The DFW area experienced something rare, yet moving overnight -- two small earthquakes that could be felt in in the heart of the Metroplex.
The two small jolts hit southwest Irving at 11.25 p.m. Thursday and at 12:01 a.m. Friday, according to the U.S. Geologic Survey's Information Center in Golden, Colo.
The first was a 2.5 magnitude quake and the second was a 3.0 magnitude, the center reported. It awakened residents in Fort Worth, Irving, Euless and Grand Prairie, Survey geophysicist Randy Baldwin said Friday morning.
Had the quakes occurred just before noon instead of the middle of the night, the 3.0 magnitude quake probably would have gone unnoticed, Baldwin said. “There were people within three miles of where it hit and they didn't feel a thing,” Baldwin said. “Last night’s earthquake was noticed by so many people because it hit during the quiet part of the day." There was no reported damage.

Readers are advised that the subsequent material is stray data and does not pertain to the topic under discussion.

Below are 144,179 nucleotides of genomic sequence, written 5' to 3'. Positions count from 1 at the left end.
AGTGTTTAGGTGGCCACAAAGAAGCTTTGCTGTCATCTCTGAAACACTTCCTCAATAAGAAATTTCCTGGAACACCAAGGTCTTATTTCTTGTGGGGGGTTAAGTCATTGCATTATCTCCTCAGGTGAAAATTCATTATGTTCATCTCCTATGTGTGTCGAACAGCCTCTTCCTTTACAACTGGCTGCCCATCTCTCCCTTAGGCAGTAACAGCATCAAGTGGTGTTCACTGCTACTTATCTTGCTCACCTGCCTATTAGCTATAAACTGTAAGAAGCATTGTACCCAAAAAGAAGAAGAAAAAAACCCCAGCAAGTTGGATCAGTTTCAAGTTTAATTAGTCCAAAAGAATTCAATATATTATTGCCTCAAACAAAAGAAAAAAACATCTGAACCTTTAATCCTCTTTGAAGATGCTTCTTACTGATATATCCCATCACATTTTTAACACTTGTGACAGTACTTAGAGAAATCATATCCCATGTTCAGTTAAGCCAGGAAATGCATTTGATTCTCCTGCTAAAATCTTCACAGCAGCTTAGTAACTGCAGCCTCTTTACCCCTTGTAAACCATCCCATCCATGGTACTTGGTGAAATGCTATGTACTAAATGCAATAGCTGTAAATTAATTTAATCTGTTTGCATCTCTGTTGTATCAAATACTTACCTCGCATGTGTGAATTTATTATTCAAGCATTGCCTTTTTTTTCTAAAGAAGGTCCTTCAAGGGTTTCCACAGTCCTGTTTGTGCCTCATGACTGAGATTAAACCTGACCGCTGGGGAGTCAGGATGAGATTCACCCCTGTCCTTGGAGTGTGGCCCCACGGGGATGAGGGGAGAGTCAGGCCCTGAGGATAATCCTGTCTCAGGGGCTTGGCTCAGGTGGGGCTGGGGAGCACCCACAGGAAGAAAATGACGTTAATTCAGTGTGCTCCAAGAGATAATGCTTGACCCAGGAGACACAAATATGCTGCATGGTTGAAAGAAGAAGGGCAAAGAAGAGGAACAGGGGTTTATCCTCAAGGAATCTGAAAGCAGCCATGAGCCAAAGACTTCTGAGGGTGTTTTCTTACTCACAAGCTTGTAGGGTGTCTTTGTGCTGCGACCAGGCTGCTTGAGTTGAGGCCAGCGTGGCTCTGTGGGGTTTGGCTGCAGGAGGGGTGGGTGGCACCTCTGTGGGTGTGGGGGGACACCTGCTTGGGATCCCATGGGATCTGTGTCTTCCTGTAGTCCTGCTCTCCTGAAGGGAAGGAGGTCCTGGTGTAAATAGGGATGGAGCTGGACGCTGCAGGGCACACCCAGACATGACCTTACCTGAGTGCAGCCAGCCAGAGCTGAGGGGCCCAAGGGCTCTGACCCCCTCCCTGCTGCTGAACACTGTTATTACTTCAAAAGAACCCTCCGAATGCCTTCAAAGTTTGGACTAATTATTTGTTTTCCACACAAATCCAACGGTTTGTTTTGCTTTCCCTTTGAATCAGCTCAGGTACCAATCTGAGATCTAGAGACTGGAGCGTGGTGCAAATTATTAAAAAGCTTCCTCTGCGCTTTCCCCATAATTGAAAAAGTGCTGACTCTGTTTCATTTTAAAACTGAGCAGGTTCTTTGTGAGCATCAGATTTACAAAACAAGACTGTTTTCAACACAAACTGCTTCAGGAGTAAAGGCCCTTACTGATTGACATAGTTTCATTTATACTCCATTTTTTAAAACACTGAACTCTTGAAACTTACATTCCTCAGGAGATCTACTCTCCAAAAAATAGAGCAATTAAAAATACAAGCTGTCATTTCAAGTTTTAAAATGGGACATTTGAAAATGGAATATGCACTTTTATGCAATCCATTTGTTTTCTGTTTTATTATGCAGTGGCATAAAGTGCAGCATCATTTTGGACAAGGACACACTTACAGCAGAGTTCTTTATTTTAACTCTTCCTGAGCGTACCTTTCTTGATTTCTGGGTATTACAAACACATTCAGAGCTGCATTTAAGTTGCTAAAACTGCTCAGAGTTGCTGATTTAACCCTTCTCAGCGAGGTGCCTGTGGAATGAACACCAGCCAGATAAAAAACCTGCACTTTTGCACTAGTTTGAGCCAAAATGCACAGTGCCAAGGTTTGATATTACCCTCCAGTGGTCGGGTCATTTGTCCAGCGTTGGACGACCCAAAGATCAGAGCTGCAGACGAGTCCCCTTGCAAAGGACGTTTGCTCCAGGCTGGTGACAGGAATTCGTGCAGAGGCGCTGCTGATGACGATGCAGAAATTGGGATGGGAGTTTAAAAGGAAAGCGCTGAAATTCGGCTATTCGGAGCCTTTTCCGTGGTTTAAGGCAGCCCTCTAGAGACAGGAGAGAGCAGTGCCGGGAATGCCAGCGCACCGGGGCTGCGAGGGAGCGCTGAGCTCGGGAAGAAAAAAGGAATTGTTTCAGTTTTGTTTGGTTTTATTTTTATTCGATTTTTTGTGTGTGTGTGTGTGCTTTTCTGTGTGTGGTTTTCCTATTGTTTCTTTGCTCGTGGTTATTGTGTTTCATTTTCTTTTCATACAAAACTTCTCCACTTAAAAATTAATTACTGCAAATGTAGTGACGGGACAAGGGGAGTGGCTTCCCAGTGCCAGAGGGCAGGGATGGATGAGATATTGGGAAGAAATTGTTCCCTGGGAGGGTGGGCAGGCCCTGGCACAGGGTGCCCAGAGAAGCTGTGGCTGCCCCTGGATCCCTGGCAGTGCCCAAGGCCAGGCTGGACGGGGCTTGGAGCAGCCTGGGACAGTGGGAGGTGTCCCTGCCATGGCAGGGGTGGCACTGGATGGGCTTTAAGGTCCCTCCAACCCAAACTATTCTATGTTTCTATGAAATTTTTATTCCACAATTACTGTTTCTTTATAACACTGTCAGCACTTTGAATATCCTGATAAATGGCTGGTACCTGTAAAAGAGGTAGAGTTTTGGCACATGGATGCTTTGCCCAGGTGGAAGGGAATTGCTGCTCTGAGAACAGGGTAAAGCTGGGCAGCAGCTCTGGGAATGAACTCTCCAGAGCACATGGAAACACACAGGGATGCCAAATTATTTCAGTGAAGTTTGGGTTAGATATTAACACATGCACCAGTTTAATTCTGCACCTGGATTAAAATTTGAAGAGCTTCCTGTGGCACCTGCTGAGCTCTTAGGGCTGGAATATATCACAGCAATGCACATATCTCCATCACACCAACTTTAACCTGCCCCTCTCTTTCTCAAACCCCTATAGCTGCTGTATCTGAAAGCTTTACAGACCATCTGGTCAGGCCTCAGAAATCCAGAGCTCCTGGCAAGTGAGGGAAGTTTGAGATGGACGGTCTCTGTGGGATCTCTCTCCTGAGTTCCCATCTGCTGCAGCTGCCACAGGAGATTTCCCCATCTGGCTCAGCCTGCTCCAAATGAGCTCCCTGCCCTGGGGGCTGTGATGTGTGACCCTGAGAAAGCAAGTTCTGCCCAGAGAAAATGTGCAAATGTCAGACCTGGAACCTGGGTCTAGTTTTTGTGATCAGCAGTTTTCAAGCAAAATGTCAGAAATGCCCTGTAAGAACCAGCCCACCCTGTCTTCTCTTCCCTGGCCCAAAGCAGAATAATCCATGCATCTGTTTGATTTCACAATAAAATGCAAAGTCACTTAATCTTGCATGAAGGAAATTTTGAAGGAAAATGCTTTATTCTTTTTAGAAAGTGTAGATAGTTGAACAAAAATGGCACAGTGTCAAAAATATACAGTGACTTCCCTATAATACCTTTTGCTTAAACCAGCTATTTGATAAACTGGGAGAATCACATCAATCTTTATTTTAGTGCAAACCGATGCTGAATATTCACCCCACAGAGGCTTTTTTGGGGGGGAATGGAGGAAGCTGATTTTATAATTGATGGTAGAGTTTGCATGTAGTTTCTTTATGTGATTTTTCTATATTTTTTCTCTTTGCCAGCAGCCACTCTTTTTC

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“It lasted a few seconds,” Baldwin said. “It probably felt like a truck passing by.”
The last earthquake to hit the north Texas area was in 1997, when a 3.7-magnitude earthquake rattled Greenville. That quake came almost two years after a May 31, 1995, tremor near Alpine, according to reports.
In 1985, a 3.3 magnitude earthquake hit about 50 miles north of the Dallas Fort Worth area.
The most powerful earthquake ever recorded in Texas occurred in 1931 near Valentine and registered a 6.0 on the Richter scale. That quake destroyed a school and damaged chimneys, walls and frame structures, according to reports.
Two fault zones, the Mexia and Balcones, run parallel through Texas from Sherman past San Antonio, but they are inactive, scientists say.
“They don't happen very often but they do happen," Baldwin said. "We have faults below the ground and once they are stressed to a point it causes a release."